Speaking For Kids

The Elections are Over. Now What About the Babies?

November 17, 2016 – As you know, in our wonderful and imperfect democracy that we call the United States of America, citizens recently had the opportunity to vote for elected officials who will make decisions on our behalves.  Many, many decisions.  And in our imperfect democracy, half of us are excited and half of us are concerned about what the future holds, but it is clear.  The government isn’t working for many many individuals and families.  And now is the time that we all need to take action.

Policymakers report hearing from only about 10 to 20% of their constituents.  That means that very few of us are holding our elected officials accountable for the decisions they are making that impact the lives of Michigan families, even though we, the people, are their bosses.  And then we wonder why policymakers make choices that we don’t agree with…

This is where democracy only works as well as we are willing to put into it.  This is where you come in.

I would bet that at best, perhaps one person in the State Legislature understands infant mental health.  Maybe a few understand the importance of social-emotional well-being.  Maybe a few more understand the foundational importance of the first three years of life.  If the vast majority of policymakers don’t understand the importance of those first three years, the importance of safe and secure attachment of babies with caregivers, and how various programs and services throughout our state aim to promote a strong social-emotional foundation for babies and toddlers, how can we expect them to make informed public policy decisions based on evidence and research that you know to be true?

Voting is just one step in the democratic process of an engaged electorate.  Now is the time for you to make sure that those victorious candidates – and those who weren’t up for re-election and will continue to serve in the next legislative session – understand that the social-emotional well-being of babies and toddlers is incredibly important.  They, like all of us, need to be asking themselves, “What about the babies?”  And while they certainly don’t need to become experts, policymakers should have a foundational understanding and know that they can turn to you when they have questions and need more information.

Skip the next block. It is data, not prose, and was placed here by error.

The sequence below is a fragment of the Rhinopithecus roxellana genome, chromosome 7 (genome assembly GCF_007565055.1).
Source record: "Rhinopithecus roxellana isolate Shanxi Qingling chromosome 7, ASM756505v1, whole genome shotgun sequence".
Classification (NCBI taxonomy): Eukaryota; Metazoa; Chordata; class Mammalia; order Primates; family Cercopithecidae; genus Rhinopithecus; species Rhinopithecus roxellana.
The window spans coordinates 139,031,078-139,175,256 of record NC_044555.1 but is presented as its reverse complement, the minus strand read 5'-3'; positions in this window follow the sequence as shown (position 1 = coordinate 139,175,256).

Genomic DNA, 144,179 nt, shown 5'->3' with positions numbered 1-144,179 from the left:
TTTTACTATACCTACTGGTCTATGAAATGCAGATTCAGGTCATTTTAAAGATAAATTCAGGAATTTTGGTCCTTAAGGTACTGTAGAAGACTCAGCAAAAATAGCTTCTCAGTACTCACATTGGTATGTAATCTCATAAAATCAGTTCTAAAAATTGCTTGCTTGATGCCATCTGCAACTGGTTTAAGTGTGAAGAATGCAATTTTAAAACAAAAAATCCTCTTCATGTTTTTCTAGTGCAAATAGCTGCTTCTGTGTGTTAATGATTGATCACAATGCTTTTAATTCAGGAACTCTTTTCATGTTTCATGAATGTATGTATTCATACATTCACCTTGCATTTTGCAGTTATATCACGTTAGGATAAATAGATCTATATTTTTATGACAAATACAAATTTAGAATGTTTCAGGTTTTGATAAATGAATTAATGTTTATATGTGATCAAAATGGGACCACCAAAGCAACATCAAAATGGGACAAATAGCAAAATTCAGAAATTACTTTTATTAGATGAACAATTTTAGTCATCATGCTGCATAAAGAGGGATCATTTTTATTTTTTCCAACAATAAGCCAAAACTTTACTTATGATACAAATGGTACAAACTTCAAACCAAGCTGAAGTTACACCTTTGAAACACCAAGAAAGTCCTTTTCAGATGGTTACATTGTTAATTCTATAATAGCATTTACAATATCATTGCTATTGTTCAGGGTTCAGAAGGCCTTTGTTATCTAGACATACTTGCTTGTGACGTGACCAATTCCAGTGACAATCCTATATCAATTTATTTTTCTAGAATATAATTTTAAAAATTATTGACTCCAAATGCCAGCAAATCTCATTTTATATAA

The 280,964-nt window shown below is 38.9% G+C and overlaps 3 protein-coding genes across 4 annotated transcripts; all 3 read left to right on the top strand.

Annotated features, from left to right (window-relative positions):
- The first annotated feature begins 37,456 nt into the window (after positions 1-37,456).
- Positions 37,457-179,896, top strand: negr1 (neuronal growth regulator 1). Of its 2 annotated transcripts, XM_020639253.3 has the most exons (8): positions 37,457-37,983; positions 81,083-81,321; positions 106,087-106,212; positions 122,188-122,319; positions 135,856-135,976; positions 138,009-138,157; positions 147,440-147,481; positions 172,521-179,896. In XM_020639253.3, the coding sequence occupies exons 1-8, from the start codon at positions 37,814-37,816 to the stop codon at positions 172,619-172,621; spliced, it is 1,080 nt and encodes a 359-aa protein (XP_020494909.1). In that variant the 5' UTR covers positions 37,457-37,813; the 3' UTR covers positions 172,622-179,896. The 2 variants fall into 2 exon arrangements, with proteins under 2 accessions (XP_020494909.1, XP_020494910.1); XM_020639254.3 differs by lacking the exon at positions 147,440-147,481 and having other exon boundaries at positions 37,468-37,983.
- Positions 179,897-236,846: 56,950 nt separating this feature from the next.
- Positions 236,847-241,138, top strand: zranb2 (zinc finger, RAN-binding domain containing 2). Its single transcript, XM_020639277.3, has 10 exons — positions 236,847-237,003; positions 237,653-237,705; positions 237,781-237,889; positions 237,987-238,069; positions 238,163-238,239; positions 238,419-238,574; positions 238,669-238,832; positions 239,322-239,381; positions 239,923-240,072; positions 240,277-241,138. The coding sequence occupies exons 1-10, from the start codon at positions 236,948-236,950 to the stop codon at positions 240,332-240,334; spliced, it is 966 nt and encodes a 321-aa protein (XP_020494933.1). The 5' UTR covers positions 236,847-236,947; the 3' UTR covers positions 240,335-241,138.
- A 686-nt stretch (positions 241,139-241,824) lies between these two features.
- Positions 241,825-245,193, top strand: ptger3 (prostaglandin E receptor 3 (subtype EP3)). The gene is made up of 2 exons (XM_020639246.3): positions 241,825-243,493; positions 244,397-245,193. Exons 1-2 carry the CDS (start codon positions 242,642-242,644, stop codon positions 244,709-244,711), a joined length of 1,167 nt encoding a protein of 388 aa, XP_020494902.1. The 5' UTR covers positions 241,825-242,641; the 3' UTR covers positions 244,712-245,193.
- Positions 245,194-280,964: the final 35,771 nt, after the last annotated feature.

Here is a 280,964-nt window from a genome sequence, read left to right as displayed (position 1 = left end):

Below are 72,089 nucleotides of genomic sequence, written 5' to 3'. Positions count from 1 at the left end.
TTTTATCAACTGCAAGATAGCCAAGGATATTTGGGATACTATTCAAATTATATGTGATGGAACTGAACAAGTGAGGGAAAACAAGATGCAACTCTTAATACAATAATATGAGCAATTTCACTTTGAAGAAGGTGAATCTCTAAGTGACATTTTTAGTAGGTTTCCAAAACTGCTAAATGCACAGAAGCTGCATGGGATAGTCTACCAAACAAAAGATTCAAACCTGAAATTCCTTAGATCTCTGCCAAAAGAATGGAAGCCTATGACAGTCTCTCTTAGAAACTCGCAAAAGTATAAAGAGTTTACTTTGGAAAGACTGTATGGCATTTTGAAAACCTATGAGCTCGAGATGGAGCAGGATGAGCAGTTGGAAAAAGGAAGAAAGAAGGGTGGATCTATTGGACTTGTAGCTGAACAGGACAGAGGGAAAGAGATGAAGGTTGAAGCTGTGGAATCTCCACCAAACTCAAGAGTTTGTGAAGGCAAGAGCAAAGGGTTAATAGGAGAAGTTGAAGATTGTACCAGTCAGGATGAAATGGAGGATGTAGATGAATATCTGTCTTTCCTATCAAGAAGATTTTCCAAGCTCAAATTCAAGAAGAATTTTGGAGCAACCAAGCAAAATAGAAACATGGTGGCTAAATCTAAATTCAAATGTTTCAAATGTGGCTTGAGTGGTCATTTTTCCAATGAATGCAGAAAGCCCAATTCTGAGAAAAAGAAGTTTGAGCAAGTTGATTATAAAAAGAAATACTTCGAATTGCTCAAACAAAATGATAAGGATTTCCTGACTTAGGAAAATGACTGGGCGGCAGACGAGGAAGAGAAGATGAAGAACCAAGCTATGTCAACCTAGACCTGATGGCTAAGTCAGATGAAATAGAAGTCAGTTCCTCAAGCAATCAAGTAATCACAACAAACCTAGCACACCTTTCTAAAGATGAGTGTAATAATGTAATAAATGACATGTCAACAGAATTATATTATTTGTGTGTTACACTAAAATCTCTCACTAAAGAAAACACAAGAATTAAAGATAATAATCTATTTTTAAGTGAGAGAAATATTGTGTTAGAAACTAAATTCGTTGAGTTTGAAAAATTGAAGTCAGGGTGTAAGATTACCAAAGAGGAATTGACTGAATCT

So what can you do?

Get to know your policymakers.  Sign-up for email bulletins from your State Representative and your State Senator and follow them on Facebook.  Visit them at their local coffee hours or request to meet with them when they’re home in their districts (Fridays through Mondays).  Invite them to visit your program, join you for a home visit, or engage them in other ways to speak to families who have been assisted by your services.  Now is the time to begin educating them and building a relationship with them so they turn to you when they have questions about the needs of Michigan families with babies and toddlers and can start making informed public policy decisions.

Learn more on how to strengthen your advocacy skills on our website.

-Mina Hong

This blog was originally written for “The Infant Crier,” the newsletter of the Michigan Association for Infant Mental Health.

Staff adjusted this post to address other priorities, and it has appeared in the following partner bulletins:

Fostering Success Michigan

Michigan After School Partnership

Turning Frustration Into Opportunity

November 9, 2016 – As disheartened as I am with the rhetoric of this year’s presidential campaign, the results clearly point to the extraordinary level of frustration on the part of people around the state and nation that our public systems are not working for them. That frustration was let out at the ballot box, as it should be.

The trickier task for me, as an advocate for better public policy investment in what really works to improve the lives of children, youth and families, is to tease out the reality from the rhetoric – from the winning candidates as well as from the voters. Frustration is borne of situations where you believe you are getting a bad deal, where you believe that something different should be happening. The frustrations that came out during this presidential election had to do with feeling left behind in the current economy and the impact of those economic losses on quality of life. They also had to do with feeling like the political construct of this nation was being led by people who don’t understand lived experience.  Some of the frustration came out as fear.